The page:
James completed his graduate studies in just one year at Kansas.  While there, he was officially in charge of the Freshman team offensive backs, but often ran the whole team while the assistant in charge of the team was off working on scouting for the varsity.

With his Master's degree in education in hand, James applied for a job with New Mexico but was not selected, and ended up back in Miami as an assistant coach at Southwest High School for two seasons.  Then, via his connections with his former coach Brietenstein, he got an interview with Perry Moss at Florida State and was hired to his staff.  Moss left after one year, and Bill Peterson came over from LSU.  Under Peterson, James was moved to the defensive staff where he worked under Defensive Coordinator Ken Meyer (later a QB coach with the Seahawks).

James developed much of his coaching philosophy at this time.  Paul 'Bear' Bryant was already a giant in the game and his coaching approach permeated the South.  James cited the Bear's philosophy of hard-nosed, aggressive play combined with great speed and quickness, and of course his off-season training regimen was renowned.  James also absorbed the approaches of "General" Bob Neyland and Bobby Dodd who emphasized great defense and a sound kicking game.  And via Peterson, he was introduced to the program development philosophies of Paul Dietzel.  Highly detailed and organized, it featured a year-round plan for every player, every coach and every element of the football program.  This was to stick with James for the rest of his career and was a defining element of his approach as a head coach.  It's also worth noting that fellow Hall-of-Fame coach Bobby Bowden served on Peterson's staff during this time as a WR coach.

James was in charge of defensive backs under Peterson, and after two years also assumed the Defensive Coordinator duties.  His squads were notoriously tough, and in his four years as DC at Florida State they posted 13 shutouts, three others with just a field goal allowed and 14 more with just one touchdown allowed.  His success with the Seminoles got him noticed around the country, and eventually an offer in 1966 from Michigan and coach Bump Elliott to become their new Defensive Coordinator and Defensive Backs coach.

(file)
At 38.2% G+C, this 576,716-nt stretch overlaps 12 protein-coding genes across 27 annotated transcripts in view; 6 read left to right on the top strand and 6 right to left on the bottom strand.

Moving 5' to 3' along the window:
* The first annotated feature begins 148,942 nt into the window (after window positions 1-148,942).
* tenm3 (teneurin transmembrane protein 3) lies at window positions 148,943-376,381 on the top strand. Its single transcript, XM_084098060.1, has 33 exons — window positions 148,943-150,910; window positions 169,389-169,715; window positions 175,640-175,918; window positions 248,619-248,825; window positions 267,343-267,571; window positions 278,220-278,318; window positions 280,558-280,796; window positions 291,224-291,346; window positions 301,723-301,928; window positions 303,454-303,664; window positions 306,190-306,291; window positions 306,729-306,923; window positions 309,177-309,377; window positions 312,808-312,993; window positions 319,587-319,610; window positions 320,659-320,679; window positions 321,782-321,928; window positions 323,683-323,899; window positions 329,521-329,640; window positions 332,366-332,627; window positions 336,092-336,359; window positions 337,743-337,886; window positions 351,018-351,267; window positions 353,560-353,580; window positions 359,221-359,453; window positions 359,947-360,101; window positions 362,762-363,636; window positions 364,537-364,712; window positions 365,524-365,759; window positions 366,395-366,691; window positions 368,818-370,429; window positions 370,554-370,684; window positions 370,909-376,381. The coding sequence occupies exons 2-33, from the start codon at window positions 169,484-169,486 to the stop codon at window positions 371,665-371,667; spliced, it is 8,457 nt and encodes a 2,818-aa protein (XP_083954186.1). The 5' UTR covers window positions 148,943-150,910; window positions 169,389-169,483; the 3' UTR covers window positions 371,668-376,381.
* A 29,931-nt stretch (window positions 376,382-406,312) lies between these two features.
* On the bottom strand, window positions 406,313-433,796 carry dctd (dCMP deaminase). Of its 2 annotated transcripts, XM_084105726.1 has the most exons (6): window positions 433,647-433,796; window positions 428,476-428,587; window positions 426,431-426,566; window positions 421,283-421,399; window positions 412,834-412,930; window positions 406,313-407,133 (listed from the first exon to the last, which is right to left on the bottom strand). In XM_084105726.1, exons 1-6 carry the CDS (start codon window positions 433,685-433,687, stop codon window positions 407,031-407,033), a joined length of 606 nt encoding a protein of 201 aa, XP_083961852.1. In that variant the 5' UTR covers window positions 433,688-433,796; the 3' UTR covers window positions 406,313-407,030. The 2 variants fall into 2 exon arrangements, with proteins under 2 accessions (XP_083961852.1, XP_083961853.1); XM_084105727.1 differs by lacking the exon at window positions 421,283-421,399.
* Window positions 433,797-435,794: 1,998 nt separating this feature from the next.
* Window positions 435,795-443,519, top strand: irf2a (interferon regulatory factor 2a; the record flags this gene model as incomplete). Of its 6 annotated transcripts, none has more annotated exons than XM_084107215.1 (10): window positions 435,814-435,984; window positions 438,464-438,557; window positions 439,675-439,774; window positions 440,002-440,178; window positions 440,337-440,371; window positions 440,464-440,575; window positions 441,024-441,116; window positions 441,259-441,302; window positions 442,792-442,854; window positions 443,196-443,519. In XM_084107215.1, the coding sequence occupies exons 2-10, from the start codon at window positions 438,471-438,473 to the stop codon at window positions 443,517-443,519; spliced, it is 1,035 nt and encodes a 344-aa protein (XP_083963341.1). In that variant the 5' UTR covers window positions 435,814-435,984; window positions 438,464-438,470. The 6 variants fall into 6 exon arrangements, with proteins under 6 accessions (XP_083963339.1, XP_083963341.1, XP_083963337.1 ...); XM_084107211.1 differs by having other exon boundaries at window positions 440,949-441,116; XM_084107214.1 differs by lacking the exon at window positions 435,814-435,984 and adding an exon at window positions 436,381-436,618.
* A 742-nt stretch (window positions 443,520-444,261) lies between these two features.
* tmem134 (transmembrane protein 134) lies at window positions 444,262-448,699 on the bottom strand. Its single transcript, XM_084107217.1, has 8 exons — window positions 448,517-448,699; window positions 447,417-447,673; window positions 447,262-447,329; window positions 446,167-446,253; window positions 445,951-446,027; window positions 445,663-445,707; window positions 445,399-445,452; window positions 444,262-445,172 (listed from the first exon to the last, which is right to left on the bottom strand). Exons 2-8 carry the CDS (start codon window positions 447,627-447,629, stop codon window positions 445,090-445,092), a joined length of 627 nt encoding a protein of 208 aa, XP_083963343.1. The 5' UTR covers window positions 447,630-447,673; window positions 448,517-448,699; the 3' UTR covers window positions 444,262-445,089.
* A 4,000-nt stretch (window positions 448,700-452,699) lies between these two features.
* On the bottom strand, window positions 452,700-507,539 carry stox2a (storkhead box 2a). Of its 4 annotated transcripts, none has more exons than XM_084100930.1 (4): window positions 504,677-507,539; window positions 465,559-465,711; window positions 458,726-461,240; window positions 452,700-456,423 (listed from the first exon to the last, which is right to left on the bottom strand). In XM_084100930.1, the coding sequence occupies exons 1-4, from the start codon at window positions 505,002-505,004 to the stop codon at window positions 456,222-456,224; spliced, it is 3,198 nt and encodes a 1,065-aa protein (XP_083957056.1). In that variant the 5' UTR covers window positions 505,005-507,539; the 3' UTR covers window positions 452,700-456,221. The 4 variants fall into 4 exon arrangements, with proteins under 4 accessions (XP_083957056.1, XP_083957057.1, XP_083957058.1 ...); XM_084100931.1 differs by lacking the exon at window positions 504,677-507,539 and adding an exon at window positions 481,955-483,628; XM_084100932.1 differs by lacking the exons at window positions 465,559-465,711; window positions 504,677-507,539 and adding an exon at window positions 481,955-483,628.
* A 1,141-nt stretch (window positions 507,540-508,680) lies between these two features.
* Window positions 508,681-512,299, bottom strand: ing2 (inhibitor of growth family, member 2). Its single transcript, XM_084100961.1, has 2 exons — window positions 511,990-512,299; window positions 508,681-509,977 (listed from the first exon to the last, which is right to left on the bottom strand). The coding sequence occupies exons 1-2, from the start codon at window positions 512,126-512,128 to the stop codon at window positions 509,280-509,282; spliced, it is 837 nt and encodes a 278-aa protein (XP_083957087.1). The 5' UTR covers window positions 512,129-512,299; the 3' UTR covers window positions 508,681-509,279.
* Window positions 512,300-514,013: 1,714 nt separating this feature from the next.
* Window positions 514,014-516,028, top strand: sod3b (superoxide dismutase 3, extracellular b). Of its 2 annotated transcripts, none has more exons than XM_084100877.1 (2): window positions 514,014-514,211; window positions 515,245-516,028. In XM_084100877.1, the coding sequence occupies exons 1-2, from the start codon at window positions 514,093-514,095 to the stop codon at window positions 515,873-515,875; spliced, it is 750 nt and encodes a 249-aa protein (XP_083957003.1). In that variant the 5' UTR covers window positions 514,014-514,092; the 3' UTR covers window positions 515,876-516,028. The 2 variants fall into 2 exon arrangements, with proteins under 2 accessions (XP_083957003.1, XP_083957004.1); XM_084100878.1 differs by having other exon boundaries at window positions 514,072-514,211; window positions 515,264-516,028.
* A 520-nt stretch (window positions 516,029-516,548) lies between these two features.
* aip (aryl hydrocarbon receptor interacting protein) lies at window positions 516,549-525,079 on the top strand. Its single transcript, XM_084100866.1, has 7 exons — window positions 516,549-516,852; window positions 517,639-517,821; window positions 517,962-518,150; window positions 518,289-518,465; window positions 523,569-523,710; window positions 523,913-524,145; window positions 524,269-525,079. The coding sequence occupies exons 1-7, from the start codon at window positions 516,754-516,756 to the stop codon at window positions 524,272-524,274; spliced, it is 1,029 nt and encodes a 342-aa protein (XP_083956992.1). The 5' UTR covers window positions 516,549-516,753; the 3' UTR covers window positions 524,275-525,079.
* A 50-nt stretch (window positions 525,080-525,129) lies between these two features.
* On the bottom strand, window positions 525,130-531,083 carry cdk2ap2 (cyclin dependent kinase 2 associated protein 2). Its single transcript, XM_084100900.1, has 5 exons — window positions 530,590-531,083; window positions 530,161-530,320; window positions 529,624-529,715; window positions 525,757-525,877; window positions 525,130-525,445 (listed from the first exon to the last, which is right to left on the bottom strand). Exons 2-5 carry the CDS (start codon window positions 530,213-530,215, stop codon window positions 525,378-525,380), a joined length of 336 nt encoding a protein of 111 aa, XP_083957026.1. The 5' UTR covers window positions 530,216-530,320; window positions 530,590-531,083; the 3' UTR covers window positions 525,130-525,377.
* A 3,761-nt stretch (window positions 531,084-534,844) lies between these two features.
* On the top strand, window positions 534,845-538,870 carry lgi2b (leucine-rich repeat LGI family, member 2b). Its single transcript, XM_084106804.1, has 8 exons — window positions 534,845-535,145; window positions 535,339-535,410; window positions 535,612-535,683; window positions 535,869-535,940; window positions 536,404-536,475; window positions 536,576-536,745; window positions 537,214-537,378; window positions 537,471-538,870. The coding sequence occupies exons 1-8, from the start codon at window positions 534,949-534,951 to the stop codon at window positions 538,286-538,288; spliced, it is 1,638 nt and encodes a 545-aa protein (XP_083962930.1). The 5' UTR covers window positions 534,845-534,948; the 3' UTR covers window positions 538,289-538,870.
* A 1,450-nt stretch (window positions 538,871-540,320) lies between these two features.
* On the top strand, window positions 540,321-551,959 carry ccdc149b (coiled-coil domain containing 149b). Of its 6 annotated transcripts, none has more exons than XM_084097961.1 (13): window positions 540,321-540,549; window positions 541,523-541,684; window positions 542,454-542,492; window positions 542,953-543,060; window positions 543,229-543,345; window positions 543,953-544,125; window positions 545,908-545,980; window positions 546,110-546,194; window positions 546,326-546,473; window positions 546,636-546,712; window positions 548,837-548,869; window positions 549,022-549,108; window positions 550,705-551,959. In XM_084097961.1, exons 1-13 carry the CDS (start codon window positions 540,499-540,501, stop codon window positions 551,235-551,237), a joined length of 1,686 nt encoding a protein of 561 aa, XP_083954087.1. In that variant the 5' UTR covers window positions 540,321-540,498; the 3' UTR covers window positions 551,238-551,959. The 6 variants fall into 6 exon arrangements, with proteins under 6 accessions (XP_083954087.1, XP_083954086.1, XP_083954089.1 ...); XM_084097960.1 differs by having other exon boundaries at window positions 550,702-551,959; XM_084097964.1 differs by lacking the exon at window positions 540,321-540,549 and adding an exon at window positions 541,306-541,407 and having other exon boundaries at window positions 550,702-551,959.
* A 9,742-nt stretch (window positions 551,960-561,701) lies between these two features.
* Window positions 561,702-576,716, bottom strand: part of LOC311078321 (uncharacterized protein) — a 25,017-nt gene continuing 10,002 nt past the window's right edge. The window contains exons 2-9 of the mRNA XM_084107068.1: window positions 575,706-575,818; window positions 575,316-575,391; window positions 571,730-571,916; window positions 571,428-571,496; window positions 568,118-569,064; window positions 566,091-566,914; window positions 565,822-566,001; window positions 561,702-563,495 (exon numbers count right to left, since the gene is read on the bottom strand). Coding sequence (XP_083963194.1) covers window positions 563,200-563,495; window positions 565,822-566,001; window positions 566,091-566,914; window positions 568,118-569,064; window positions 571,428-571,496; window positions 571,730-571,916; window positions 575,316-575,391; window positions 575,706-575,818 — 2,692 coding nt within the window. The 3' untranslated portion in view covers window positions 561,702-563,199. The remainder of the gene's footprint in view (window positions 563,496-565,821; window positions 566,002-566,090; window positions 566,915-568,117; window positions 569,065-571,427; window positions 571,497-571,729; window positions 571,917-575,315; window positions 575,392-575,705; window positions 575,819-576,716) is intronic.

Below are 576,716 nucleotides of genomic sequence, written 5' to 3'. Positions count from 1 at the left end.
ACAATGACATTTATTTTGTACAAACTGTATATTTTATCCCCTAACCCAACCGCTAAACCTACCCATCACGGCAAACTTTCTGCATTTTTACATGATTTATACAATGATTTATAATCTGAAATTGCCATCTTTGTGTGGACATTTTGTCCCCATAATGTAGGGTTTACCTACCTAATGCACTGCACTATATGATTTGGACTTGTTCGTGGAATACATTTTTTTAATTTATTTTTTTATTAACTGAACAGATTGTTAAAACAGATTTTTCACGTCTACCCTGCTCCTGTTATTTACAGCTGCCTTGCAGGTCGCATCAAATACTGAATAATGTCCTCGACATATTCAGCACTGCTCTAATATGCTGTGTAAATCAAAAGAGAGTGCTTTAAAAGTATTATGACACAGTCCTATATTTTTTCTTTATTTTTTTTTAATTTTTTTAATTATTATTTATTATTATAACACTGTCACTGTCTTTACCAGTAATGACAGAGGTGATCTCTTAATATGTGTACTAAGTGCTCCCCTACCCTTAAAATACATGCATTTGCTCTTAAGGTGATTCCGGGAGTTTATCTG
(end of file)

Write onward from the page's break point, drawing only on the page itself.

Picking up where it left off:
However the situation at Michigan under Elliott was somewhat tenuous - with Athletic Director Fritz Crisler set to retire, Elliott's status was uncertain, and after two seasons at Michigan, James was eying a change due to that uncertainty.  He interviewed with Woody Hayes at Ohio State, but decided that it was not a good fit in terms of personality.  Hayes put in a good word for James with Eddie Crowder at Colorado, and James accepted the Defensive Coordinator and Defensive Backs coach position there in 1968.  It was a good run for James there as Colorado played in two bowl games and were building up to a #3 finish in the country (behind Big Eight rivals Nebraska and Oklahoma), and it's where he made his connection with Jim E. Mora.  And ultimately, it was his last step before getting his first chance as a head coach.

We'll pick it up from here in Part Two.